1) “prices” for tangible items (e.g. real estate in Toronto) and imported items (gasoline, cauliflower/grapes/bananas) will be higher in 2 years. Real estate will be up due to low interest rates encouraging demand from first-time buyers and secure-job, owner-occupiers. Imported articles will be up due to the currency devaluation occurring through “quantitative (quantity or amount) easing” of the money supply and the flight to the so-far maintained, reserve-currency status of the $US. In addition, Canada’s classification as an oil-producing currency has now come back to bite us (remember $1.09US in 2006);

2) interest rates will be higher in 2 years, because they cannot go much lower. Rates will trend higher as inflation re-establishes itself;

3) as time goes by, experts and regular folks will be more concerned about inflation than with the risk of deflation. Check it yourself - in 2007 were cars, butter, cauliflower, grapes, gas at the pump, stock indices, average house prices, etc. higher or lower? With all this upheaval going on, is that what you’d expect? Continue monitoring these items (or your own list);

4) the only way governments will be able to generate the higher dollar sums in taxes necessary to pay off their bail-out/ stimulus/ deficit-financing borrowings is by allowing wage-price inflation to devalue the currency (remember the 1970’s?)
May 19/09 Bloomberg NewsWeb
--U.S. Needs More Inflation to Speed Recovery, Say Mankiw, Rogoff --

4th & 3rd last paragraphs -- J.Simpson
Globe & Mail June 11/09

Note on #1) Average realty prices in Toronto did fade from 2nd quarter 2008 peak because the top end of the market - $900K & up in (416), $600K & up in (905) - stopped almost dead in 4th quarter 2008.
By April 2009, prices at the bottom end (under $350K) had almost fully recovered and multiple offers (but not over the listing price) were evident, but not commonplace. Unfortunately the arithmetic of “average prices” masks the subtler shadings.


b) Doing Nothing. The Price/Cost of doing or not doing is measured as a “compared to what” and in hindsight. Case in point, earning 1-3% for the last 2 yrs as my new friends have done is MUCH better than the 10-50% loss that others have experienced in the last year.

“Opportunity cost” is a phrase we use to quantify what “cash” might have done elsewhere and thereby to give a benchmark annual value to the equity portion of a real property investment for comparison purposes with other types of investments.

My new friends have enjoyed the security of knowing they possessed 100% of the proceeds of their earlier good decisions and now must find an asset (or class of investment) that gives them the same feeling of security, at no worse an annual return that “prime plus 1%”, less inflation, less taxation.

This returns me to their original objective – buying a personal residence – which in addition to tax-free appreciation, provides shelter in the style and community of their choice.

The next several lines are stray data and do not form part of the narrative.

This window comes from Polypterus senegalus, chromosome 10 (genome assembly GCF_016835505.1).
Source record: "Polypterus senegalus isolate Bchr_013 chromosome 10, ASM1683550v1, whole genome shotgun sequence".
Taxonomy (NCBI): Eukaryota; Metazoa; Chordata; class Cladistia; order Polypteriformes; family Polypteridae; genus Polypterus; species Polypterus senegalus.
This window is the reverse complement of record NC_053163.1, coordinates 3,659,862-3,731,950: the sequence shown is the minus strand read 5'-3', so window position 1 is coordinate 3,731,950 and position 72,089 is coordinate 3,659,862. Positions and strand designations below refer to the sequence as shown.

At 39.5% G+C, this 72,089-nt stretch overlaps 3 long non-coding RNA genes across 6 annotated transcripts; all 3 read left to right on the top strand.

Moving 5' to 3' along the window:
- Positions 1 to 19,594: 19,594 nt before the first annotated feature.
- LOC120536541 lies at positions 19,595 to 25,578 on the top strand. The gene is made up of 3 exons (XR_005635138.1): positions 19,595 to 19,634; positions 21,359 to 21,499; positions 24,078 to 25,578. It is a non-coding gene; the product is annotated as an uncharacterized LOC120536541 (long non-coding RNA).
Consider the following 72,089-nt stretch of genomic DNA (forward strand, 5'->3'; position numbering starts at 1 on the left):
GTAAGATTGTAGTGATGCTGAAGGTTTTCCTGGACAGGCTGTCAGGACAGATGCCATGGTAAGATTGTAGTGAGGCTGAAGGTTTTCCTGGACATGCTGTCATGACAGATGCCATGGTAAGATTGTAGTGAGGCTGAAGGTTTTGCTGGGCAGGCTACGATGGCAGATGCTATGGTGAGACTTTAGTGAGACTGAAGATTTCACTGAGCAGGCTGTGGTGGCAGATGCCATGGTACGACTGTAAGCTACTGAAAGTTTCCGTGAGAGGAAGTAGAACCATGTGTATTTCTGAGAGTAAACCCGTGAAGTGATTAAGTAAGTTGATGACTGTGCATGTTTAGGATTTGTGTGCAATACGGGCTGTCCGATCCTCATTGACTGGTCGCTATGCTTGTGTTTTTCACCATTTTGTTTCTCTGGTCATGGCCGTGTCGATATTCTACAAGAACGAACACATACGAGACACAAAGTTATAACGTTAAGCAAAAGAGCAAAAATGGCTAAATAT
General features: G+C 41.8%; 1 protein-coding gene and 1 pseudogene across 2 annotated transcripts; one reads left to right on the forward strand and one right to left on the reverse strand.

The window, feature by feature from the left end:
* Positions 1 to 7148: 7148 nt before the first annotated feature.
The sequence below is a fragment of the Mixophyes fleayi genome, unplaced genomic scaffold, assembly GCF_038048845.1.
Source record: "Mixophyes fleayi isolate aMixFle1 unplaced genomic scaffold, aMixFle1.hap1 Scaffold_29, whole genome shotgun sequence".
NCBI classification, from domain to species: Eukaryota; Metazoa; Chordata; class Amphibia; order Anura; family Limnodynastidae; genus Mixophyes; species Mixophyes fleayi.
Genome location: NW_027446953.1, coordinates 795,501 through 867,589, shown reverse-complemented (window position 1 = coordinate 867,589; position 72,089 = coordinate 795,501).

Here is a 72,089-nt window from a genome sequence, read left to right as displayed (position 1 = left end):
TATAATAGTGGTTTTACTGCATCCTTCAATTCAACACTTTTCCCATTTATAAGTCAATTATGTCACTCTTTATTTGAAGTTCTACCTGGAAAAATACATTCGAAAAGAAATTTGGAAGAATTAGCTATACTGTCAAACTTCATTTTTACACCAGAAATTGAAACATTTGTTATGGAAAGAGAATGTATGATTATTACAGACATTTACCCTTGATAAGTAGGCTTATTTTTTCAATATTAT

a) The best time to buy. The new friends that started me writing this note (and all owner-occupying buyers) are only looking for ONE property – so general market conditions really don’t matter.

It’s a matter of THEM deciding THEY want to buy, determining WHERE THEY want to buy and then looking at possibilities until THEIR needs are financially and emotionally satisfied in just one property.

The “Principle of 5’s”. What activities in their/your life occur 5 times a week, 5 times a month, and 5 times a year? The 5/week activities will most greatly influence their/your locational selections and then once they/you have isolated a few super-suitable neighbourhoods (AAA), they/you will develop a list of a A’s and AA’s, that will also be considered at lower price points.

The best time therefore, is when they/you find the house that meets their/your budget objectives, their/your needs list, some/most of their/your wants list PLUS possesses the ability to excite them/you emotionally when they/you consider the possibility of owning it – the best time to buy is when you’ve found exactly what you are looking for.

I mean, if you LIKE the place, nay, if you LOVE the place (and I’m assuming that neither this professional couple, nor you, would be buying next to the airport or a highway or sewage treatment plant) what does it matter if it’s temporarily worth 2-5% less?

Particularly, what does it matter if you put 33% (or more) down and are financing the balance with a 5 year mortgage at 3.75%.

And, even more particularly, since the “irrationally exuberant froth” has evaporated from the price expectations of sellers of trade-up and executive homes and most owners in these property classes are open to honest bargaining on price, there is very little chance of “paying too much or losing money”.

Further, if the above ideas on inflation materialize, we’ll soon be looking back on today as an opportunity to “buy on the dips”.

NB. Beware of the catchy sayings of insiders & traders … and never “average down” except with mortgage rates.